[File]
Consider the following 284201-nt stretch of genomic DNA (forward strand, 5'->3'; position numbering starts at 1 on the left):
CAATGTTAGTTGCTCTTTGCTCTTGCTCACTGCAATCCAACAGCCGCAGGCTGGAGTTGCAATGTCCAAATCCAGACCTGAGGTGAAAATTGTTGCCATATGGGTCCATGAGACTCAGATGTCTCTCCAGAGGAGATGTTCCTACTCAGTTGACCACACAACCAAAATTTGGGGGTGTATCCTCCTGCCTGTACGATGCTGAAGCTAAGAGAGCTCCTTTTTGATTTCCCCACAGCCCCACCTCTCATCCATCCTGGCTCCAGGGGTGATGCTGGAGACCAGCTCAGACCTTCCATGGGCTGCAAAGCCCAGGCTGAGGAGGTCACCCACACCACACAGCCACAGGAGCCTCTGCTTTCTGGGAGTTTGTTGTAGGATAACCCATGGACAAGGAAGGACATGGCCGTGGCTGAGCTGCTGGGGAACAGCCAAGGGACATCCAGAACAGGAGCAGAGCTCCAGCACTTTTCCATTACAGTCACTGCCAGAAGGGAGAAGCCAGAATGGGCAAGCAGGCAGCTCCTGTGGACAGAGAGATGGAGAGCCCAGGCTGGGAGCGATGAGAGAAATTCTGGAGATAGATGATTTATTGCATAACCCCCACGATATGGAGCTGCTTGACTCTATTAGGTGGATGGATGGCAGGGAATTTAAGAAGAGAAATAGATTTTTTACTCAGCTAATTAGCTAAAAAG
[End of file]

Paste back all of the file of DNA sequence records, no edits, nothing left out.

Consider the following 284201-nt stretch of genomic DNA (forward strand, 5'->3'; position numbering starts at 1 on the left):
CAATGTTAGTTGCTCTTTGCTCTTGCTCACTGCAATCCAACAGCCGCAGGCTGGAGTTGCAATGTCCAAATCCAGACCTGAGGTGAAAATTGTTGCCATATGGGTCCATGAGACTCAGATGTCTCTCCAGAGGAGATGTTCCTACTCAGTTGACCACACAACCAAAATTTGGGGGTGTATCCTCCTGCCTGTACGATGCTGAAGCTAAGAGAGCTCCTTTTTGATTTCCCCACAGCCCCACCTCTCATCCATCCTGGCTCCAGGGGTGATGCTGGAGACCAGCTCAGACCTTCCATGGGCTGCAAAGCCCAGGCTGAGGAGGTCACCCACACCACACAGCCACAGGAGCCTCTGCTTTCTGGGAGTTTGTTGTAGGATAACCCATGGACAAGGAAGGACATGGCCGTGGCTGAGCTGCTGGGGAACAGCCAAGGGACATCCAGAACAGGAGCAGAGCTCCAGCACTTTTCCATTACAGTCACTGCCAGAAGGGAGAAGCCAGAATGGGCAAGCAGGCAGCTCCTGTGGACAGAGAGATGGAGAGCCCAGGCTGGGAGCGATGAGAGAAATTCTGGAGATAGATGATTTATTGCATAACCCCCACGATATGGAGCTGCTTGACTCTATTAGGTGGATGGATGGCAGGGAATTTAAGAAGAGAAATAGATTTTTTACTCAGCTAATTAGCTAAAAAG